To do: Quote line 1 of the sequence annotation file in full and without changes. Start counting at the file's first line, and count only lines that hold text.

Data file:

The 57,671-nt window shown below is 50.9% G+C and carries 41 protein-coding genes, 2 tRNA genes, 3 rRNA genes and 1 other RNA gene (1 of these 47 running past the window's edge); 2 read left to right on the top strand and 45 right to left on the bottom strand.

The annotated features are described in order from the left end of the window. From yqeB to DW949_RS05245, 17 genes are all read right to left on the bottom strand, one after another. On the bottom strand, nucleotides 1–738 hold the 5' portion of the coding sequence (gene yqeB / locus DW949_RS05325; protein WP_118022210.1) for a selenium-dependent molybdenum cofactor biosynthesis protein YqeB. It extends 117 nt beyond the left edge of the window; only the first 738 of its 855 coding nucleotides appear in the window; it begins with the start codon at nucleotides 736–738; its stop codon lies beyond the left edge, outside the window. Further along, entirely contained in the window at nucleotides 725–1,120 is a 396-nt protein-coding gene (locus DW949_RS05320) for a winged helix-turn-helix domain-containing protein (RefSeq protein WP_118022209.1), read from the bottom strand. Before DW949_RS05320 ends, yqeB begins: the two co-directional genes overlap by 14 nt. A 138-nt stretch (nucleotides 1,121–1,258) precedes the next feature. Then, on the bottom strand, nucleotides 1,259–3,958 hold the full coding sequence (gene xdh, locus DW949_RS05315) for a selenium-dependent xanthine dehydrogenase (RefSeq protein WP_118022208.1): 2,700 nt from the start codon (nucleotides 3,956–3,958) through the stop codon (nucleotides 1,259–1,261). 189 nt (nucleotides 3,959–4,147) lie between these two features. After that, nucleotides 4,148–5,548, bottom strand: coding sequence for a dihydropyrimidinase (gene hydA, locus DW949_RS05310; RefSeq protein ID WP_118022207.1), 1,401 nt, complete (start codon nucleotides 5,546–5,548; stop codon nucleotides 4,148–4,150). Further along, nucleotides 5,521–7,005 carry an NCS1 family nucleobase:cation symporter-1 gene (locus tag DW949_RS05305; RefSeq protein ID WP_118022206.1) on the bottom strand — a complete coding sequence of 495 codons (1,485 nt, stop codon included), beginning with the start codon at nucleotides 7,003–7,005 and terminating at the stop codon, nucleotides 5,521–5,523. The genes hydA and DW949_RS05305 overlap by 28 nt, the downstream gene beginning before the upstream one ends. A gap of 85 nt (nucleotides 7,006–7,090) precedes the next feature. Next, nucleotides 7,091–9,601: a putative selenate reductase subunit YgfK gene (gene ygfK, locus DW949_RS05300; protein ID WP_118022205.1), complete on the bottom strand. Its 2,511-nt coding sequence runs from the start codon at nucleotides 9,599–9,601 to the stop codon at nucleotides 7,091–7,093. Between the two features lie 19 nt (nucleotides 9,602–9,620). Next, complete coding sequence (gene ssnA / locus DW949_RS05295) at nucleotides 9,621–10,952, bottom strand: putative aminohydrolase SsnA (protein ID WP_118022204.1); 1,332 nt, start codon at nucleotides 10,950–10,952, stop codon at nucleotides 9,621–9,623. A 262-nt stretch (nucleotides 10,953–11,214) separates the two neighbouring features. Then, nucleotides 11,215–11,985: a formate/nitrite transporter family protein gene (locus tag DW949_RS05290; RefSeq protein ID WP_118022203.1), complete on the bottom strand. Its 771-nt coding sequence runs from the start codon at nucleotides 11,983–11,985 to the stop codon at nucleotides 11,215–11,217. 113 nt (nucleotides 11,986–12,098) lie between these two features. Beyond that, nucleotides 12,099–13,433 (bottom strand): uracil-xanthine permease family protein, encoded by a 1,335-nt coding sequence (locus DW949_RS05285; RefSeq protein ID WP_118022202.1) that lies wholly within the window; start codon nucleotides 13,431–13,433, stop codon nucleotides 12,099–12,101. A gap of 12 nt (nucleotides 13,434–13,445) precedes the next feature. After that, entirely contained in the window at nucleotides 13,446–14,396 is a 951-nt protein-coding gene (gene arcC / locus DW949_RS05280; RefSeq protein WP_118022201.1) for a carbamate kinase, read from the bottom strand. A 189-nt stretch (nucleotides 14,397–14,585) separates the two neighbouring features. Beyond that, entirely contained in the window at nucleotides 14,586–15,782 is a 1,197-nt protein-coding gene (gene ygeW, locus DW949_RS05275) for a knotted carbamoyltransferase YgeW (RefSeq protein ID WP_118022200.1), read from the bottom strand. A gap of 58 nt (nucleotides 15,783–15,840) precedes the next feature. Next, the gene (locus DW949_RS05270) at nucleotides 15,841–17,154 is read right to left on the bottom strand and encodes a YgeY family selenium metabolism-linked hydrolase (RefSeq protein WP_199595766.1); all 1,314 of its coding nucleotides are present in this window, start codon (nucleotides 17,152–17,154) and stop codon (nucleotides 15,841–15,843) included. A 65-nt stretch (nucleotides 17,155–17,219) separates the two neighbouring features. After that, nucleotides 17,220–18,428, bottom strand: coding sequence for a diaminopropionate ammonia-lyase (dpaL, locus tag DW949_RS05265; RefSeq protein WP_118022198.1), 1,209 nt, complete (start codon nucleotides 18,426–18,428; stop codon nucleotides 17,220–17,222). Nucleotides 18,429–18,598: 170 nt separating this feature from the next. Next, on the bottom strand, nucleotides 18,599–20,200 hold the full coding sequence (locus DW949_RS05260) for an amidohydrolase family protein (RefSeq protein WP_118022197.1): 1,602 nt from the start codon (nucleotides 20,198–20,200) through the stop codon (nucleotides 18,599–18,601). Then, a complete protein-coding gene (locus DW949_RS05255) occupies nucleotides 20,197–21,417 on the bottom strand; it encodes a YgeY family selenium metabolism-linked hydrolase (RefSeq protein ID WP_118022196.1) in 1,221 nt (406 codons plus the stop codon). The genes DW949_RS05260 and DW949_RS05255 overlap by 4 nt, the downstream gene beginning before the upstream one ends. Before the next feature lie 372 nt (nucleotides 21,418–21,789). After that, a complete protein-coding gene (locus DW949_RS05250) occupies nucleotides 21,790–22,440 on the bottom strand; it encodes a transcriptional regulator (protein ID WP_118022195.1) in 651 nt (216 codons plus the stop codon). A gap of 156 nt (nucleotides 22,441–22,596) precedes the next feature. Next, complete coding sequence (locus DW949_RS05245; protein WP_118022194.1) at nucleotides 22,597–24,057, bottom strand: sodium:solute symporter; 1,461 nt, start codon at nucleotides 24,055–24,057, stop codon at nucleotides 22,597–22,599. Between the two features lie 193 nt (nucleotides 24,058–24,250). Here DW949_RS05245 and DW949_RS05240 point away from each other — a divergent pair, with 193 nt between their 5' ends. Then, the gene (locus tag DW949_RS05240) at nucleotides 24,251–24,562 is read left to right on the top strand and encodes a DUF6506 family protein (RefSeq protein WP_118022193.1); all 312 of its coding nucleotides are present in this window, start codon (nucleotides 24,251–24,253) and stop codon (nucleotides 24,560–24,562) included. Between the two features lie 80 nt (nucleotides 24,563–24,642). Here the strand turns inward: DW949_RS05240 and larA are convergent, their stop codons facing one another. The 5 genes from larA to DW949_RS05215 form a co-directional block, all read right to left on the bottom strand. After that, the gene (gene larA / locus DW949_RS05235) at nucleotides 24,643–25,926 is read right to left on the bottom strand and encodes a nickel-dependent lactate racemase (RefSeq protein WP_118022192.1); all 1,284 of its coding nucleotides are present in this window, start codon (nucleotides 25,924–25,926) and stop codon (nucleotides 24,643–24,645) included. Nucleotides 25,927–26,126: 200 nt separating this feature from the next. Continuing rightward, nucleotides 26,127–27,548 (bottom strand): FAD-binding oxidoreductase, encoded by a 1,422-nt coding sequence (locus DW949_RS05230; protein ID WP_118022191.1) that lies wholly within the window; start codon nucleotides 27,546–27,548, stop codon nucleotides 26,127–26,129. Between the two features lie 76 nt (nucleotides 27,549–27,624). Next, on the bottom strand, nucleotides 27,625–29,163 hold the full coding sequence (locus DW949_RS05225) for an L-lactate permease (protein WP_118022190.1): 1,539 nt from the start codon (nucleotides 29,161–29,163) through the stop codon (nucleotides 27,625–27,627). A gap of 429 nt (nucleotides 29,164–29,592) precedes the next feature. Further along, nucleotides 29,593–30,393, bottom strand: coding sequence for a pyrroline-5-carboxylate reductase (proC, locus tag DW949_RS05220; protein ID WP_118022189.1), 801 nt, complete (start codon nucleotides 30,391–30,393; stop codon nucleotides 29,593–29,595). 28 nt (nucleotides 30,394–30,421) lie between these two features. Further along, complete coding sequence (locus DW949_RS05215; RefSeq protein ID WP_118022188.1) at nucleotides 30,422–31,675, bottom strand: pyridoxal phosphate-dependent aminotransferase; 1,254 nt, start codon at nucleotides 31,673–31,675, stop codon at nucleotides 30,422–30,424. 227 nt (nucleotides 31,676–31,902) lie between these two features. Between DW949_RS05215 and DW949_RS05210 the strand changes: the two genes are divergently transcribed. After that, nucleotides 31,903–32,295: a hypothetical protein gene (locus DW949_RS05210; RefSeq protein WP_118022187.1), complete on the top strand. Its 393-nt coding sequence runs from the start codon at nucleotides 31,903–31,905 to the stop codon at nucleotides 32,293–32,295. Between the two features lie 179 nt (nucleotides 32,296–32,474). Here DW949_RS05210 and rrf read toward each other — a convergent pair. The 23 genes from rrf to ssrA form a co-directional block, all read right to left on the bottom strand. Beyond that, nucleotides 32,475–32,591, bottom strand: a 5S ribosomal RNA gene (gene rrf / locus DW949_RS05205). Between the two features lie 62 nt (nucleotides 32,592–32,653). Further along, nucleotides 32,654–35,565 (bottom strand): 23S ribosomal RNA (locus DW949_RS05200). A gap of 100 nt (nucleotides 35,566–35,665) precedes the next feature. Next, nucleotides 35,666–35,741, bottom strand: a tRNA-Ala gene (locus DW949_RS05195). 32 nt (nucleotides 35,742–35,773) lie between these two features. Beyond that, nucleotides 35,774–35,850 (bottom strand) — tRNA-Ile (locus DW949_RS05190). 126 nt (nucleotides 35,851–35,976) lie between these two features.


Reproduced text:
The 57,671-nt window shown below is 50.9% G+C and carries 41 protein-coding genes, 2 tRNA genes, 3 rRNA genes and 1 other RNA gene (1 of these 47 running past the window's edge); 2 read left to right on the top strand and 45 right to left on the bottom strand.